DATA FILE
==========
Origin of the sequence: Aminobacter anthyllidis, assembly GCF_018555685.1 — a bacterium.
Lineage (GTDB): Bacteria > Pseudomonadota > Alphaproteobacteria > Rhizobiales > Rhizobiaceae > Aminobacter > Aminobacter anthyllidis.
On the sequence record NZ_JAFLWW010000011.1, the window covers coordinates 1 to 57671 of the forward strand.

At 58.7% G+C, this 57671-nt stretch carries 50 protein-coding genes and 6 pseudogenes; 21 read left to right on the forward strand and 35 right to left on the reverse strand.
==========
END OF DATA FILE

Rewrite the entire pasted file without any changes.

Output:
Origin of the sequence: Aminobacter anthyllidis, assembly GCF_018555685.1 — a bacterium.
Lineage (GTDB): Bacteria > Pseudomonadota > Alphaproteobacteria > Rhizobiales > Rhizobiaceae > Aminobacter > Aminobacter anthyllidis.
On the sequence record NZ_JAFLWW010000011.1, the window covers coordinates 1 to 57671 of the forward strand.

At 58.7% G+C, this 57671-nt stretch carries 50 protein-coding genes and 6 pseudogenes; 21 read left to right on the forward strand and 35 right to left on the reverse strand.